Mr. Allman stated that he did not identify himself to this person; stated further that he was extremely excited at the time and that he could not remember anything about the person except for the fact that he was a white male. Mr. Allman has seen pictures of Lee Harvey Oswald and could not positively state whether or not he is the one of whom he inquired.
Mr. Allman stated that the person pointed out a phone to him which was located in an open area on the first floor of the Texas School Book Depository; that he immediately went to the telephone and stayed at this position for approximately 25 minutes talking to his office. Mr. Allman stated that he was accompanied by a fellow worker, Terry Ford.
During the above interview it was noted that Mr. Allman carries his press pass in a leather case similar to cases carried by Federal agents and police officers.
...[Ford] followed Allman into the building, walking on his right side. He remembers Allman turning to his left to ask a white male the location of a telephone. Ford stated the white male, whom he can neither identify nor describe, indicated in some manner that a telephone was inside a room directly ahead. Ford does not remember Allman identifying himself at this time. Ford stated that he did not have a press card at this time and did not identify himself to anyone until he left the building about one hour later."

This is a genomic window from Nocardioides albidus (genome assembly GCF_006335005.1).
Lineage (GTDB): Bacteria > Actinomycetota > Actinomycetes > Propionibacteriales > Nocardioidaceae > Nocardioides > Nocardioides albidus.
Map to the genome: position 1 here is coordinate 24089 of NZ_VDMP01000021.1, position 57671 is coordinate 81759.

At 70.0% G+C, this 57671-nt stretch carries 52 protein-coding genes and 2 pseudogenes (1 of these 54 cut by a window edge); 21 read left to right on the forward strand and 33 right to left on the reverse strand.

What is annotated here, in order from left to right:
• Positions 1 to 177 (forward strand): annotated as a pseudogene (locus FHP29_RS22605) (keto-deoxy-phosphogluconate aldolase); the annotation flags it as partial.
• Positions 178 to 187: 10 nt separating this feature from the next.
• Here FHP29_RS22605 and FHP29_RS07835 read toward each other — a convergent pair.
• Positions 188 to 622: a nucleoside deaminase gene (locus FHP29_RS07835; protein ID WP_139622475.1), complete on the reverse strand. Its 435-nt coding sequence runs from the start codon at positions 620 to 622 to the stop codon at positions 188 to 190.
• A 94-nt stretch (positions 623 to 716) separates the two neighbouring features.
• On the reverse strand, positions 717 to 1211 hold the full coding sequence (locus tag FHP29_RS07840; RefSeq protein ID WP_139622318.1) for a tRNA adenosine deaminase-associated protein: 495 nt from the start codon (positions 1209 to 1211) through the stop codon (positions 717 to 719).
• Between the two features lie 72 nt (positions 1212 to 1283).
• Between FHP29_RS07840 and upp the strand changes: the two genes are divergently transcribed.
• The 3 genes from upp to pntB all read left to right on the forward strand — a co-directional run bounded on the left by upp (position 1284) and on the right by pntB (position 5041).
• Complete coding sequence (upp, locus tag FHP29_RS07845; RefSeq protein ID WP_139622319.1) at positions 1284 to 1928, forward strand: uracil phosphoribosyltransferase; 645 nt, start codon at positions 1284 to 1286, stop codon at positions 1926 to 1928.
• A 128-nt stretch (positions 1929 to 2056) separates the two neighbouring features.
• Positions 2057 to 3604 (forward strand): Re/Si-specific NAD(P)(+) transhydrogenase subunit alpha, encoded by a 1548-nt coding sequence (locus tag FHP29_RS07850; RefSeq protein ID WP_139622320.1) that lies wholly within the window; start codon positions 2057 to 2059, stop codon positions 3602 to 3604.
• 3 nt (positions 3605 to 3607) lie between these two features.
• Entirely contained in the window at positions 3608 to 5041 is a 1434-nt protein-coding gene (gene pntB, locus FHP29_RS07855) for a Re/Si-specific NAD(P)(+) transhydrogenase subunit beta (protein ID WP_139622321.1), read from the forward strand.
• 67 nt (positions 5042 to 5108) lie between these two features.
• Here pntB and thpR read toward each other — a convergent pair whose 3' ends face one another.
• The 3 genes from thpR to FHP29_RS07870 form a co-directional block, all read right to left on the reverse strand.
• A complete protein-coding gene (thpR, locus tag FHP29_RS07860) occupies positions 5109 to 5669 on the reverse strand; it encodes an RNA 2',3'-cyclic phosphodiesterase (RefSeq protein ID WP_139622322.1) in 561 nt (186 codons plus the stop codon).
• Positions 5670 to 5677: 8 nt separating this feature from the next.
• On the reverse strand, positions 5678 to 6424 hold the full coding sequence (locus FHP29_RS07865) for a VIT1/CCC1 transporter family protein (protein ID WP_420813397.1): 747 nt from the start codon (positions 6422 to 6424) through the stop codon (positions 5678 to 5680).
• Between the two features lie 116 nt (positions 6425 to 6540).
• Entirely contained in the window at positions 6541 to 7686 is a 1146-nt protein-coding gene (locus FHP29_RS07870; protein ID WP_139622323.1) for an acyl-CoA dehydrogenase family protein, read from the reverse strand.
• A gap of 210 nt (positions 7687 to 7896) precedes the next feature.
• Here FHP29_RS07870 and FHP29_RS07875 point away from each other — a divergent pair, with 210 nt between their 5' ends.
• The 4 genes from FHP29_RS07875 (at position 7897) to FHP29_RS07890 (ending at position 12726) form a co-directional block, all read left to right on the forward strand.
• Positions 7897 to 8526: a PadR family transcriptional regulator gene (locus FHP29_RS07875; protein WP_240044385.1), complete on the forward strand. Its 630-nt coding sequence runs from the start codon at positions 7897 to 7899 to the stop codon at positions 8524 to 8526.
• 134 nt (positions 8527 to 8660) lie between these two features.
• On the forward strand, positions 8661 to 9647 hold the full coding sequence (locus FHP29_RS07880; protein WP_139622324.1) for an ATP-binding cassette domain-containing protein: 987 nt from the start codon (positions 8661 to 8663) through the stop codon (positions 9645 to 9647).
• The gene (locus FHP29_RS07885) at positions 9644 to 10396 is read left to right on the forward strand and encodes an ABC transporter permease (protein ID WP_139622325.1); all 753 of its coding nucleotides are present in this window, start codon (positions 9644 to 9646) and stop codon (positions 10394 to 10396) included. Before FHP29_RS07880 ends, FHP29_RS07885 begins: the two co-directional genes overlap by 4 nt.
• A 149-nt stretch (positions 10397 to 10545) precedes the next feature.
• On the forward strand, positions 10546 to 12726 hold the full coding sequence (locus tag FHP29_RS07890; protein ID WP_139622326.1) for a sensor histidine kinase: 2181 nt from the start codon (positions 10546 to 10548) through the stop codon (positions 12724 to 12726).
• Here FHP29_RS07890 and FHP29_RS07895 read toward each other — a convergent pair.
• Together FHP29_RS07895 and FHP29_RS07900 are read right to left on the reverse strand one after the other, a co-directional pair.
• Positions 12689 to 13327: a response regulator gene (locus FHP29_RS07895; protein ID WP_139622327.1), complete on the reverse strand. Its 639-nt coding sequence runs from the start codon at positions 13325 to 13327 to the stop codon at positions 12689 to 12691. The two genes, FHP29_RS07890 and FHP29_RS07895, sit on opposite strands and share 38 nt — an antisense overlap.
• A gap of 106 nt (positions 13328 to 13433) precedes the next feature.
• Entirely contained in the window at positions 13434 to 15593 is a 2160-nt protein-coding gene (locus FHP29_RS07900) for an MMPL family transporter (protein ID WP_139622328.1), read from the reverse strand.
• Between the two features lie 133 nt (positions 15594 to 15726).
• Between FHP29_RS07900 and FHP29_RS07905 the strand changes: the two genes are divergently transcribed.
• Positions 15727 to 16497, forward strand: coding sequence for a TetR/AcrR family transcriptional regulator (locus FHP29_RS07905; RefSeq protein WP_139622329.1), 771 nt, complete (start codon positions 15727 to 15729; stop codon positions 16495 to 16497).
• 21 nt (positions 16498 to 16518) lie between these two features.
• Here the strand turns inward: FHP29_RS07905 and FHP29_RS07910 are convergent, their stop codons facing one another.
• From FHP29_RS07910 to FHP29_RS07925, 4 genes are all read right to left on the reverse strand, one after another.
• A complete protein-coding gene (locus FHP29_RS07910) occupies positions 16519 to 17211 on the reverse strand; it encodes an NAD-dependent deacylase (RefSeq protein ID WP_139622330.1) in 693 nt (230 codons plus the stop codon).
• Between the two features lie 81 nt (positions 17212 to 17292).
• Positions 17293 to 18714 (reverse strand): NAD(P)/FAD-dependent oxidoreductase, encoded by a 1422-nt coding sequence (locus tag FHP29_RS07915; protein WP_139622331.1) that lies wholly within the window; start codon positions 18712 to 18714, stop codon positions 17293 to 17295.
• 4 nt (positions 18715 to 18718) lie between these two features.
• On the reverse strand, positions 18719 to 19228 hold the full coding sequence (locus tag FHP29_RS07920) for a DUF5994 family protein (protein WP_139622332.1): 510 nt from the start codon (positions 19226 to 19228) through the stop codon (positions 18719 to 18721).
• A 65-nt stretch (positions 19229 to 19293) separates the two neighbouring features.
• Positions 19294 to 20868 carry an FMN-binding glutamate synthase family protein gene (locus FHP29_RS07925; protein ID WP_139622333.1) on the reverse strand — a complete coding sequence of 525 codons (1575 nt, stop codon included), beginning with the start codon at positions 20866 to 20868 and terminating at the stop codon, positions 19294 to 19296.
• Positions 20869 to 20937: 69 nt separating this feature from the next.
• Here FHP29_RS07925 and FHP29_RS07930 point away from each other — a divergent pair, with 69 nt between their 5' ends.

Allman gave the first news broadcast from the Book Depository area, which can be heard at the beginning of this excellent video: https://www.youtube.com/watch?v=1tsR8PGx2ZE
We can put a clock on his post-assassination movements. Apparently he ran about 200 feet acros Elm down to the Newman family, who had been standing across from the presidential limousine at Z-313 and thrown themselves to the ground. Allman then ran up the gentle slope of grass at the east end of the pergola, but "extremely excited and upset" he ran back down. He then ran "full speed" to the Book Depository.
Allman's total travel distance was approximately 200 yards. He reached the Depository between 75-90 seconds after Z-313, and perhaps even sooner. As anyone who has ever participated in sports knows quite well, a lot can happen in 75-90 seconds and this can feel like an exceedingly long timespan.